Nelson Mandela was born on this day in 1918. Few people become the father of a nation.

He was imprisoned for 27 years beginning at age 45. Where most people would give up, he persevered.

Eventually he negotiated from prison with the presidents of his country. He later got their job.

Think about that the next time you have reason to complain about your boss. It puts things in perspective.

Bill Clinton on Nelson Mandela

Bill Clinton told a story in the introduction to Mandela's autobiography that reveals the character of the man, as well as the changes of in the world he helped create.

Bill Clinton wrote

A friend of mine once saw Mandela in a South African airport and told me this story. The president had noticed a lady who was walking with her daughter, a beautiful five- or six-year-old girl, with blond hair and blue eyes.

Mandela walked up to this little girl and leaned down and shook her and, and he said, "Do you know who I am?"

And the child smiled and said, "Yes, you are President Mandela."

Mandela said, "Yes, I am your president. And if you work very hard in school and you learn a lot and you are nice to everybody, you too could grow up to be President of South Africa."

President Bill Clinton
Harlem, New York
April 2013

Our world has a long way to go to achieve equality, but the story reveals a wonderful tapestry that may have been impossible without Mandela:

A black man, president of a nation recently governed by Apartheid, telling a white girl she could have his job. The story was told by a white former president in Harlem, whose wife, a few years later, almost became president.

In Mandela's Words

Before returning to Clinton and Mandela's conversation, here are some quotes of Mandela's to honor his memory and, I hope, inspire you on his centennial:

"It always seems impossible until it's done."

"I learned that courage was not the absence of fear, but the triumph over it. The brave man is not he who does not feel afraid, but he who conquers that fear."

"Leaders must be ready to sacrifice all for the freedom of their people."

Widely known for showing no hatred toward his captors after release, he did show hatred, just not toward people: "I hate race discrimination most intensely and in all its manifestations. I have fought it all during my life; I fight it now, and will do so until the end of my days."

"After climbing a great hill, one only finds that there are many more hills to climb."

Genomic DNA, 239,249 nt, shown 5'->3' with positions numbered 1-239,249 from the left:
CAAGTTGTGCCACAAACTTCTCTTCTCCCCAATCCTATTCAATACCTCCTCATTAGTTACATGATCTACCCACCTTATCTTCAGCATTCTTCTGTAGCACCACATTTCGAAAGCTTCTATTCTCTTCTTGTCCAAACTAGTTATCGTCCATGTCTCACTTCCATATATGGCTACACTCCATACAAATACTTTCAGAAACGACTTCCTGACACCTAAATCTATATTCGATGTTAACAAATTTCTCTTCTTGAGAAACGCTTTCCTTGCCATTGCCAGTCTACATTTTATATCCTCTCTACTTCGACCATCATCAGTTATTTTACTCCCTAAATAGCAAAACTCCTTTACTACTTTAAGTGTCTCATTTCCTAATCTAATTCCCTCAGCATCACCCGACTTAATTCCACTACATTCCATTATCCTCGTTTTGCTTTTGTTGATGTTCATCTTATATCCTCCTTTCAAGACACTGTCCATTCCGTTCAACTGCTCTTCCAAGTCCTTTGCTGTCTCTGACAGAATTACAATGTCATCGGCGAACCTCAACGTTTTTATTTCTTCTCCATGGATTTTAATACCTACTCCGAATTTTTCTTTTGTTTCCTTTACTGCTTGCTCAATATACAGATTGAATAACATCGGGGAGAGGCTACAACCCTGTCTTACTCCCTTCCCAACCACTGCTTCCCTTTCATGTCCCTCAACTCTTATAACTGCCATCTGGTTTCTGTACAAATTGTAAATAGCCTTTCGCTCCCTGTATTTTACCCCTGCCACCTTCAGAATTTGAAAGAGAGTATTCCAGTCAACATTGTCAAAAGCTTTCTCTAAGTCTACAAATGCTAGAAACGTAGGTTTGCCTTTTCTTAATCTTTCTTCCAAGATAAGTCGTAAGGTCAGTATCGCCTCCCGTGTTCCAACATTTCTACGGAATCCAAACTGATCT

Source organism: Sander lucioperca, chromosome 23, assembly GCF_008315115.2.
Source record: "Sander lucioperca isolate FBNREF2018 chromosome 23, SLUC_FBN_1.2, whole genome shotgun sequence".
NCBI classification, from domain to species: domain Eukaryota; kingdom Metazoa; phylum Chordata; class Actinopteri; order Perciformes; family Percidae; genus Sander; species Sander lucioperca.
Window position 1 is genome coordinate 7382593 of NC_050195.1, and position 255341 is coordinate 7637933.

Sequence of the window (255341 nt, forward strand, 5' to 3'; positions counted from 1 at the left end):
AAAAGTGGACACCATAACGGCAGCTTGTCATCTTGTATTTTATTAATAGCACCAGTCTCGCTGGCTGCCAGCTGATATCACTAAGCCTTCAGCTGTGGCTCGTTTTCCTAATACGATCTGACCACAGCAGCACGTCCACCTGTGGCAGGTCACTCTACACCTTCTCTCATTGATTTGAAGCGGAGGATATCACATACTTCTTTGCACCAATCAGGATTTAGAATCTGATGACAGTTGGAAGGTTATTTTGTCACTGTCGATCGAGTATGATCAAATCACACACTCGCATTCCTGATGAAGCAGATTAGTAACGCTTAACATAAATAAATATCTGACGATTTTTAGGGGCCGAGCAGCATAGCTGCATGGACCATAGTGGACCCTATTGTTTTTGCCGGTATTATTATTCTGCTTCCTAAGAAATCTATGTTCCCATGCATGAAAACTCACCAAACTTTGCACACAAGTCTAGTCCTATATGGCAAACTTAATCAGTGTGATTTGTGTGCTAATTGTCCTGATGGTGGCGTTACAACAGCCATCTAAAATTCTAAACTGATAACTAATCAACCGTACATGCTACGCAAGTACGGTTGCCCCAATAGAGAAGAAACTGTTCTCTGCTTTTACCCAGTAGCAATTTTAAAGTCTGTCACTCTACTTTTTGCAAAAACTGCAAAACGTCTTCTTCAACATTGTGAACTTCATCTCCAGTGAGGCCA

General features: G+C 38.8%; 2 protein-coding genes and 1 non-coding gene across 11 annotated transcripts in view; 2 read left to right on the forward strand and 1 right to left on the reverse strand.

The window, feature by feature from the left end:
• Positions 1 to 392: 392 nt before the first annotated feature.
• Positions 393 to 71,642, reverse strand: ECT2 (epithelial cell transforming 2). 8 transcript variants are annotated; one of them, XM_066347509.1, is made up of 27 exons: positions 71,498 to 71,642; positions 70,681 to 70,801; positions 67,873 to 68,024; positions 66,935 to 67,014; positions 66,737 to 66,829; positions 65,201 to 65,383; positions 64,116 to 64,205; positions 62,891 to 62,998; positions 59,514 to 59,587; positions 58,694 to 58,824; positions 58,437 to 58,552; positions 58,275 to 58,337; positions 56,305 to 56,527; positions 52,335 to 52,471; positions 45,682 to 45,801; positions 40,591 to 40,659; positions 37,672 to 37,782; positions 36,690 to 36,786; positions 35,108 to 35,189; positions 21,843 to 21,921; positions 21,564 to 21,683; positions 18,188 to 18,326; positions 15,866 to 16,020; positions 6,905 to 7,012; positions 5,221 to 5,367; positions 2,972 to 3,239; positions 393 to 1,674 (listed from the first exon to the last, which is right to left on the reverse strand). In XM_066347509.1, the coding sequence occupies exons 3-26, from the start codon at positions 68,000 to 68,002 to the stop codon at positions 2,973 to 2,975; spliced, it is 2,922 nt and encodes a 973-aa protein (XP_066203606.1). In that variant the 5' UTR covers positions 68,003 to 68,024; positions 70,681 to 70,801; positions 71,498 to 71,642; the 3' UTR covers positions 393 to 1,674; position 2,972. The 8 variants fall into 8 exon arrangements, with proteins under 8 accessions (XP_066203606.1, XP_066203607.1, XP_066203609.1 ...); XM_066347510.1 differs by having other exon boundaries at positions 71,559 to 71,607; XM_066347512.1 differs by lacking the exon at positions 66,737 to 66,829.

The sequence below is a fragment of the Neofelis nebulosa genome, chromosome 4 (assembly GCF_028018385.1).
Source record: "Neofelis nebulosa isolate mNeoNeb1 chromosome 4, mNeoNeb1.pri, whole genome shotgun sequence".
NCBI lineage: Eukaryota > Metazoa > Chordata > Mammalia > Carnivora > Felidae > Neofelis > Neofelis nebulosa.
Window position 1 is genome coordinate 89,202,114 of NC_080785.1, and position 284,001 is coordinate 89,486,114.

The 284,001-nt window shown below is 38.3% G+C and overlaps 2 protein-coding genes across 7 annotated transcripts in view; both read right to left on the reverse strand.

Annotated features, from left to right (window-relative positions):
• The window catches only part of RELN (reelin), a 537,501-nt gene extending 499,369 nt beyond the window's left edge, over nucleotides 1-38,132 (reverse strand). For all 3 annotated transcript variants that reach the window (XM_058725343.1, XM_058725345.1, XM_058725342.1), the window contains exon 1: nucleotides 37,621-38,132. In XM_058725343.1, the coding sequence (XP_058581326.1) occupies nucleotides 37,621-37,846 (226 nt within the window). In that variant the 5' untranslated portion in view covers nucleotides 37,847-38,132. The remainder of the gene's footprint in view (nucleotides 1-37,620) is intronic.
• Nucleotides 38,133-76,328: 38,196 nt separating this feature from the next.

"In my country we go to prison first and then become President."

"If you want to make peace with your enemy, you have to work with your enemy. Then he becomes your partner."

"I was not a messiah, but an ordinary man who had become a leader because of extraordinary circumstances."

"I detest racialism, because I regard it as a barbaric thing, whether it comes from a black man or a white man."

"Unlike some politicians, I can admit to a mistake."

Mandela to Clinton:

Bill Clinton shared also what Mandela said to him,

When you're young and strong, you can stay alive on your hatred. And I did, for many years.

Clinton continued that one day after years of imprisonment, physical and emotional abuse, and separation from his family, Mandela also said,

I realized that they could take everything from me except my mind and my heart. They could not take those things. Those things I still had control over. And I decided not to give them away.

On another occasion, Bill Clinton asked Mandela,

Tell me the truth. When you were leaving prison after twenty-seven years and walking down that road to freedom, did you hate them all over again?

He replied,

Absolutely, I did because they'd imprisoned me for so long. I was abused. I didn't get to see my children grow up. I lost my marriage and the best years of my life. I was angry and afraid because I had not been free in so long. But as I got closer to the car that would take me away, I realized that when I went through that gate, if I still hated them, they would still have me. I wanted to be free. And so I let it go.

Happy birthday, Nelson Mandela.